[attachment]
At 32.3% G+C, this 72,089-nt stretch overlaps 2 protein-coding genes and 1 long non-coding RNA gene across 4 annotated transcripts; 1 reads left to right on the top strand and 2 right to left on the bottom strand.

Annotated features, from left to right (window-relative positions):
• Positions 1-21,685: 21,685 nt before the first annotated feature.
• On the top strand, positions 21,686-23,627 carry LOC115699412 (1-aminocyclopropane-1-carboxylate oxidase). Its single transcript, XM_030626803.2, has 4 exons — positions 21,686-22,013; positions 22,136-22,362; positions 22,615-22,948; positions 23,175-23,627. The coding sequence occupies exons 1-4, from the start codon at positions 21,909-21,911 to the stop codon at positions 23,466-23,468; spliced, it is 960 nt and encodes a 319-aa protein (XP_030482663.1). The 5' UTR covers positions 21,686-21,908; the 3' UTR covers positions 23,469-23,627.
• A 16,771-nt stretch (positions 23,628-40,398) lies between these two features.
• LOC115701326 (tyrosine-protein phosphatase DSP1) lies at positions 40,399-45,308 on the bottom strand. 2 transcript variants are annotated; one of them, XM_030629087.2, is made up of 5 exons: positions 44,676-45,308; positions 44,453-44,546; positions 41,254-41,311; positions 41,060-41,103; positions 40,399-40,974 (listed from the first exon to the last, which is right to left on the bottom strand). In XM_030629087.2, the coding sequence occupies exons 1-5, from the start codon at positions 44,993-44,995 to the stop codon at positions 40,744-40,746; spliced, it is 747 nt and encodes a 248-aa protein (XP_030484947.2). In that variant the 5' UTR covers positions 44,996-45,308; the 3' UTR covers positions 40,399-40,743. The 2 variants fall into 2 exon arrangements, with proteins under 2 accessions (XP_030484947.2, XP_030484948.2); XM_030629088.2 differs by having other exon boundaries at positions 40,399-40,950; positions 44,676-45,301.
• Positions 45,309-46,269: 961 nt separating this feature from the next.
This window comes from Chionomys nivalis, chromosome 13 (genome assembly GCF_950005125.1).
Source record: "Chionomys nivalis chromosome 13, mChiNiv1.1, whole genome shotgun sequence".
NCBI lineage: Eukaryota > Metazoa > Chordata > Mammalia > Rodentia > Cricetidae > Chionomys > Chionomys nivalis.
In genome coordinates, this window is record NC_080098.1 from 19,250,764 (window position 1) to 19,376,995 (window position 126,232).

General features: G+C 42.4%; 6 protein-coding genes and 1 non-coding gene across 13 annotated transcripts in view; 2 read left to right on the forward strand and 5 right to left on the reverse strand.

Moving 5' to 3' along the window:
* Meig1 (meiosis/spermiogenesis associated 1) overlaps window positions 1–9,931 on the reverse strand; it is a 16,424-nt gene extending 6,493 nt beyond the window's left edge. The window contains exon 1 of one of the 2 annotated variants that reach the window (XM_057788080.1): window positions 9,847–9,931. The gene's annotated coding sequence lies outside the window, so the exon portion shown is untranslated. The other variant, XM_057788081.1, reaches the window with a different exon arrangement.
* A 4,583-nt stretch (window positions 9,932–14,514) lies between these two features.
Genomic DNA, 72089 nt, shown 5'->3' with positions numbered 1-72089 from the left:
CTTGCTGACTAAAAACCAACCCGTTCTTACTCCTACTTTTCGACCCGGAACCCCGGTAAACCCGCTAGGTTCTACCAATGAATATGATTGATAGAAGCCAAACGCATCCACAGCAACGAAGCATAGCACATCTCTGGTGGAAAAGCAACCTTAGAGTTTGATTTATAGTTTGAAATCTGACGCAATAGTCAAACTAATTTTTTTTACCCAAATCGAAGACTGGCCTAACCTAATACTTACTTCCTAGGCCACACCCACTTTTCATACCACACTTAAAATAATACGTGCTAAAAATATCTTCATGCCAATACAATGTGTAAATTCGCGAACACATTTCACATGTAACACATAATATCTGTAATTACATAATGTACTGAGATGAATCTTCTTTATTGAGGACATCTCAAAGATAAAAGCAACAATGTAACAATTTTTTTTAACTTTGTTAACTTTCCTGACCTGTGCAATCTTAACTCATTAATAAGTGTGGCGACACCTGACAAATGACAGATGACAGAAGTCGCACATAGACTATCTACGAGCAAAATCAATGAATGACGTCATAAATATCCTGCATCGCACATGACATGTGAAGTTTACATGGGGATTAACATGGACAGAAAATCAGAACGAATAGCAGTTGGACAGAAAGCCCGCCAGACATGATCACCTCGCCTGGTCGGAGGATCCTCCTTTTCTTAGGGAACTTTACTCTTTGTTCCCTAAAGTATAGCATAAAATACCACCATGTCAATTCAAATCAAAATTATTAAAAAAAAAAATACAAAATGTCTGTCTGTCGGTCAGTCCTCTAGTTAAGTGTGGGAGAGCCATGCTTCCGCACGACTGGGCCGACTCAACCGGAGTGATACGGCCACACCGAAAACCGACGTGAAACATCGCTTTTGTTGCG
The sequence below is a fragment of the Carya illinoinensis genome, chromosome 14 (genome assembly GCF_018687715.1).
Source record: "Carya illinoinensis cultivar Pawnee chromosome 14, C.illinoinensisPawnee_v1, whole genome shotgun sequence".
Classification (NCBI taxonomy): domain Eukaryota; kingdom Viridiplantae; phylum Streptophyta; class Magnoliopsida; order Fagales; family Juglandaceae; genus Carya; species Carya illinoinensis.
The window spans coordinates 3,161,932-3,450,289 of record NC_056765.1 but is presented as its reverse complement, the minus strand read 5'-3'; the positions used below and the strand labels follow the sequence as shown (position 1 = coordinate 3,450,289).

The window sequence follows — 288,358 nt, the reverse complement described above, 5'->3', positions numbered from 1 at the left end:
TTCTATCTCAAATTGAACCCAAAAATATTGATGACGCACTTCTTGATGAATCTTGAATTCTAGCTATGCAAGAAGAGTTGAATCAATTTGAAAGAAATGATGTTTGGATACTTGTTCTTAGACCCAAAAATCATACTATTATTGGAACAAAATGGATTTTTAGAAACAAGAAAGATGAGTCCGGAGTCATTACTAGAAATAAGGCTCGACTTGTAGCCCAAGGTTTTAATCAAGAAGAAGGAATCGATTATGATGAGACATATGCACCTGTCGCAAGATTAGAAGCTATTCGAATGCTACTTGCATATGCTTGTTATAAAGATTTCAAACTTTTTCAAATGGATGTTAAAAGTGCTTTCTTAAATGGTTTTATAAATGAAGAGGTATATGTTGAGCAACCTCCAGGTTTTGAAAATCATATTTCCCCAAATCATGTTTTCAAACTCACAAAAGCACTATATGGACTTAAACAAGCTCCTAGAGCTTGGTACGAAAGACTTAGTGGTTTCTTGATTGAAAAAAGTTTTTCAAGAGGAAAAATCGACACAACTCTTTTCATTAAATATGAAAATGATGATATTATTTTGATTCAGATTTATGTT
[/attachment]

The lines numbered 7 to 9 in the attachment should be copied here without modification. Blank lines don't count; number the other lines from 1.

• Positions 45,309-46,269: 961 nt separating this feature from the next.
This window comes from Chionomys nivalis, chromosome 13 (genome assembly GCF_950005125.1).
Source record: "Chionomys nivalis chromosome 13, mChiNiv1.1, whole genome shotgun sequence".